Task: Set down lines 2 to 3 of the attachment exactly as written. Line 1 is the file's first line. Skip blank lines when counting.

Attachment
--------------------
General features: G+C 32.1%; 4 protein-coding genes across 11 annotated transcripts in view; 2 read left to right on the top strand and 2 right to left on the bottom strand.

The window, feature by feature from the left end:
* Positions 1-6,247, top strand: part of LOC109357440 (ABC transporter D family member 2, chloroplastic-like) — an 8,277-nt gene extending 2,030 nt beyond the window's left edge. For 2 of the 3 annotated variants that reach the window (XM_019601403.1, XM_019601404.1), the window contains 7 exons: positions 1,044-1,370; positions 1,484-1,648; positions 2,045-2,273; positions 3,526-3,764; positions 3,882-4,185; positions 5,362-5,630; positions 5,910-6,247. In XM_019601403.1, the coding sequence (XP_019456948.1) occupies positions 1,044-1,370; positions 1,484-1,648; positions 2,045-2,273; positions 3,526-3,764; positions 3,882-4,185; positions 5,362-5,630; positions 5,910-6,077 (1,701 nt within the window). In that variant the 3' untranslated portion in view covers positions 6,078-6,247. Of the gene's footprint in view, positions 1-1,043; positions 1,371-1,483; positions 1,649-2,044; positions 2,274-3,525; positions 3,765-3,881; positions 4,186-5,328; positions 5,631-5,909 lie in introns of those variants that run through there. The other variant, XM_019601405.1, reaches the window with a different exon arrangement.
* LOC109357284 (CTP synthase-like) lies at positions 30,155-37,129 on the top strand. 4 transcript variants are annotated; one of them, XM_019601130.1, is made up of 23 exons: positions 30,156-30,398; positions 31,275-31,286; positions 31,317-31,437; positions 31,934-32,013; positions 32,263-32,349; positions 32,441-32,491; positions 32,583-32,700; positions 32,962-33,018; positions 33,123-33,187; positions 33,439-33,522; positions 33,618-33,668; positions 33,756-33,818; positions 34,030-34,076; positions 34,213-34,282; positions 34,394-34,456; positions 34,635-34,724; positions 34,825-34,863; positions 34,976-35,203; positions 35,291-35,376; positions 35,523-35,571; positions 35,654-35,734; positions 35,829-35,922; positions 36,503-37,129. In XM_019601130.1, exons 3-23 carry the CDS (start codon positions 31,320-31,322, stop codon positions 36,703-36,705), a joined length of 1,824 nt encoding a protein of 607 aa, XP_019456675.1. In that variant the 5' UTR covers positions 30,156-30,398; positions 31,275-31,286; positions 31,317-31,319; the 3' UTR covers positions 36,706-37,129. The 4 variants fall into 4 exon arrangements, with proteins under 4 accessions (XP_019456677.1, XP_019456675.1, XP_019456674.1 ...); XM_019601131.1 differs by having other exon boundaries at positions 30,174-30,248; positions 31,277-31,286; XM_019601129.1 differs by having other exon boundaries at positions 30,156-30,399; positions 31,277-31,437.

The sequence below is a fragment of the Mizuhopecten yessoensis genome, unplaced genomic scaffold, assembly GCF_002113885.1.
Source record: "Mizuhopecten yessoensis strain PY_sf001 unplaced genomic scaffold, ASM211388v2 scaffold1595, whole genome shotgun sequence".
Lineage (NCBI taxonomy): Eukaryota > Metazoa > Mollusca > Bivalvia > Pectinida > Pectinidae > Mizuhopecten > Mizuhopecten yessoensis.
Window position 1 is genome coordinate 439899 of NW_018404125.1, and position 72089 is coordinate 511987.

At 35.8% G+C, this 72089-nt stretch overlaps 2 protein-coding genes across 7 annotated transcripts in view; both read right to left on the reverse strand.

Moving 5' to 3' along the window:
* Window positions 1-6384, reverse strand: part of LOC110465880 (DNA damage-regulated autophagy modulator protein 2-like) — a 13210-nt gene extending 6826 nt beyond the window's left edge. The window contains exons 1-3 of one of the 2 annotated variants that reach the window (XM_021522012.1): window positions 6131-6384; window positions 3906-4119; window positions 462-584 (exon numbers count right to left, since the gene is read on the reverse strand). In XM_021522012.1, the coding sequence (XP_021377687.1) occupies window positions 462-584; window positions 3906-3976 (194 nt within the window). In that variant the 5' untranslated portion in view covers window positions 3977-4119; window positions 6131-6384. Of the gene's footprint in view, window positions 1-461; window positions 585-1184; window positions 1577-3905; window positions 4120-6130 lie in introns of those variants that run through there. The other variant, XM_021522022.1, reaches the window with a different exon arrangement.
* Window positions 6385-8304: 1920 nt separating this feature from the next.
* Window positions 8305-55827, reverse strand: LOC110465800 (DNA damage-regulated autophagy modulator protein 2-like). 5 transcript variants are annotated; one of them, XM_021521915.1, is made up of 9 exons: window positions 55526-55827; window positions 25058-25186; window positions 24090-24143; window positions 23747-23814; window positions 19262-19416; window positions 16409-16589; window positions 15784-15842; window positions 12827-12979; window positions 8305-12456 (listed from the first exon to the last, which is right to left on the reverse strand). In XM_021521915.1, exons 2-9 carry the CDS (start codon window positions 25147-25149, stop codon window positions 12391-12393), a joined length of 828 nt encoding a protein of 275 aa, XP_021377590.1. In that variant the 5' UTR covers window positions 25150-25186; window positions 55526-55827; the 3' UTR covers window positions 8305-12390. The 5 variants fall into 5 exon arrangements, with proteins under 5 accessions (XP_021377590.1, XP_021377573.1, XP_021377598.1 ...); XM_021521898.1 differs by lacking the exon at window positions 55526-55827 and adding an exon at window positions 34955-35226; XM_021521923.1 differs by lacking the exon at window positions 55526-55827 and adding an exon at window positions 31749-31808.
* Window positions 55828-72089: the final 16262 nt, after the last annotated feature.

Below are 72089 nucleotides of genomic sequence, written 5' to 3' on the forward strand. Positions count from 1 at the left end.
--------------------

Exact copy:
The window, feature by feature from the left end:
* Positions 1-6,247, top strand: part of LOC109357440 (ABC transporter D family member 2, chloroplastic-like) — an 8,277-nt gene extending 2,030 nt beyond the window's left edge. For 2 of the 3 annotated variants that reach the window (XM_019601403.1, XM_019601404.1), the window contains 7 exons: positions 1,044-1,370; positions 1,484-1,648; positions 2,045-2,273; positions 3,526-3,764; positions 3,882-4,185; positions 5,362-5,630; positions 5,910-6,247. In XM_019601403.1, the coding sequence (XP_019456948.1) occupies positions 1,044-1,370; positions 1,484-1,648; positions 2,045-2,273; positions 3,526-3,764; positions 3,882-4,185; positions 5,362-5,630; positions 5,910-6,077 (1,701 nt within the window). In that variant the 3' untranslated portion in view covers positions 6,078-6,247. Of the gene's footprint in view, positions 1-1,043; positions 1,371-1,483; positions 1,649-2,044; positions 2,274-3,525; positions 3,765-3,881; positions 4,186-5,328; positions 5,631-5,909 lie in introns of those variants that run through there. The other variant, XM_019601405.1, reaches the window with a different exon arrangement.